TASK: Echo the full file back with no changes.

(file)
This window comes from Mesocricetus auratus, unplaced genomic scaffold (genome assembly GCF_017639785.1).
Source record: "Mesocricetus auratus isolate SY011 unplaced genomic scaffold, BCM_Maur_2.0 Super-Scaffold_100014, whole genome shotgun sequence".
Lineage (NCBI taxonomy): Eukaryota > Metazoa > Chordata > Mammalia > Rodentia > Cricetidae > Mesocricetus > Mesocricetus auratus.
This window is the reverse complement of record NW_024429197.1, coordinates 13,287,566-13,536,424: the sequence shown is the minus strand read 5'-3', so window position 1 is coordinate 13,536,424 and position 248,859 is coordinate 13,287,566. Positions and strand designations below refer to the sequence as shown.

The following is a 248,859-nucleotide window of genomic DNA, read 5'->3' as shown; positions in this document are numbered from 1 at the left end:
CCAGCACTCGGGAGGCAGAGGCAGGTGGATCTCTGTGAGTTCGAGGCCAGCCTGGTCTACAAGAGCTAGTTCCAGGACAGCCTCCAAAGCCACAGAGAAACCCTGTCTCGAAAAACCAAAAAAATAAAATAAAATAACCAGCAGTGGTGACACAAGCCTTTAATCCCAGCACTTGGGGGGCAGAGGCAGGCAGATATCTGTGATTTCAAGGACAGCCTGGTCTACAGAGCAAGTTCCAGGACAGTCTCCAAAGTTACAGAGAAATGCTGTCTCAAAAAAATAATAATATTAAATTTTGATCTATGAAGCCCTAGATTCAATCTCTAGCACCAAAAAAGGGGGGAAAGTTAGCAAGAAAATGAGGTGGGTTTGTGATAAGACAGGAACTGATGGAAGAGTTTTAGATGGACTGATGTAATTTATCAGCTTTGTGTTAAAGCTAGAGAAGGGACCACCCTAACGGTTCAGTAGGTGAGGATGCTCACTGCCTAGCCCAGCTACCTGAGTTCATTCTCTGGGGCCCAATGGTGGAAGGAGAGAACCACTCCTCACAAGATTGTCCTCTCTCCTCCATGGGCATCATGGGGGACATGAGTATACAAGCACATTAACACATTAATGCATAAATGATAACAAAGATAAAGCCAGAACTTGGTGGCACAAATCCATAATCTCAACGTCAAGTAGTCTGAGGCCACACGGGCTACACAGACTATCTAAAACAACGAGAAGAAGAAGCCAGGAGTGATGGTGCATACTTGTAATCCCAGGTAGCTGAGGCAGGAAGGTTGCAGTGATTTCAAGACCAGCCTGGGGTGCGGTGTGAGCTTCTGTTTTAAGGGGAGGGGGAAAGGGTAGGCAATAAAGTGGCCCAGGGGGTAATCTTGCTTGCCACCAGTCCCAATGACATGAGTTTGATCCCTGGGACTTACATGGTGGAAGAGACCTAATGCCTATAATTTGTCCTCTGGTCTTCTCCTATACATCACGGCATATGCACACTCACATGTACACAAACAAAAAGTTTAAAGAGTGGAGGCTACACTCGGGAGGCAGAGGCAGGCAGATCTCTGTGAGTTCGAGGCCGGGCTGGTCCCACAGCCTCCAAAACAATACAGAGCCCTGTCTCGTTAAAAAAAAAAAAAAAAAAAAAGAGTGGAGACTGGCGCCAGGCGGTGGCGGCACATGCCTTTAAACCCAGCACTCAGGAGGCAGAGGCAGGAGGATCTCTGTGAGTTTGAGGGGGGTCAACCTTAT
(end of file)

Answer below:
This window comes from Mesocricetus auratus, unplaced genomic scaffold (genome assembly GCF_017639785.1).
Source record: "Mesocricetus auratus isolate SY011 unplaced genomic scaffold, BCM_Maur_2.0 Super-Scaffold_100014, whole genome shotgun sequence".
Lineage (NCBI taxonomy): Eukaryota > Metazoa > Chordata > Mammalia > Rodentia > Cricetidae > Mesocricetus > Mesocricetus auratus.
This window is the reverse complement of record NW_024429197.1, coordinates 13,287,566-13,536,424: the sequence shown is the minus strand read 5'-3', so window position 1 is coordinate 13,536,424 and position 248,859 is coordinate 13,287,566. Positions and strand designations below refer to the sequence as shown.

The following is a 248,859-nucleotide window of genomic DNA, read 5'->3' as shown; positions in this document are numbered from 1 at the left end:
CCAGCACTCGGGAGGCAGAGGCAGGTGGATCTCTGTGAGTTCGAGGCCAGCCTGGTCTACAAGAGCTAGTTCCAGGACAGCCTCCAAAGCCACAGAGAAACCCTGTCTCGAAAAACCAAAAAAATAAAATAAAATAACCAGCAGTGGTGACACAAGCCTTTAATCCCAGCACTTGGGGGGCAGAGGCAGGCAGATATCTGTGATTTCAAGGACAGCCTGGTCTACAGAGCAAGTTCCAGGACAGTCTCCAAAGTTACAGAGAAATGCTGTCTCAAAAAAATAATAATATTAAATTTTGATCTATGAAGCCCTAGATTCAATCTCTAGCACCAAAAAAGGGGGGAAAGTTAGCAAGAAAATGAGGTGGGTTTGTGATAAGACAGGAACTGATGGAAGAGTTTTAGATGGACTGATGTAATTTATCAGCTTTGTGTTAAAGCTAGAGAAGGGACCACCCTAACGGTTCAGTAGGTGAGGATGCTCACTGCCTAGCCCAGCTACCTGAGTTCATTCTCTGGGGCCCAATGGTGGAAGGAGAGAACCACTCCTCACAAGATTGTCCTCTCTCCTCCATGGGCATCATGGGGGACATGAGTATACAAGCACATTAACACATTAATGCATAAATGATAACAAAGATAAAGCCAGAACTTGGTGGCACAAATCCATAATCTCAACGTCAAGTAGTCTGAGGCCACACGGGCTACACAGACTATCTAAAACAACGAGAAGAAGAAGCCAGGAGTGATGGTGCATACTTGTAATCCCAGGTAGCTGAGGCAGGAAGGTTGCAGTGATTTCAAGACCAGCCTGGGGTGCGGTGTGAGCTTCTGTTTTAAGGGGAGGGGGAAAGGGTAGGCAATAAAGTGGCCCAGGGGGTAATCTTGCTTGCCACCAGTCCCAATGACATGAGTTTGATCCCTGGGACTTACATGGTGGAAGAGACCTAATGCCTATAATTTGTCCTCTGGTCTTCTCCTATACATCACGGCATATGCACACTCACATGTACACAAACAAAAAGTTTAAAGAGTGGAGGCTACACTCGGGAGGCAGAGGCAGGCAGATCTCTGTGAGTTCGAGGCCGGGCTGGTCCCACAGCCTCCAAAACAATACAGAGCCCTGTCTCGTTAAAAAAAAAAAAAAAAAAAAAGAGTGGAGACTGGCGCCAGGCGGTGGCGGCACATGCCTTTAAACCCAGCACTCAGGAGGCAGAGGCAGGAGGATCTCTGTGAGTTTGAGGGGGGTCAACCTTAT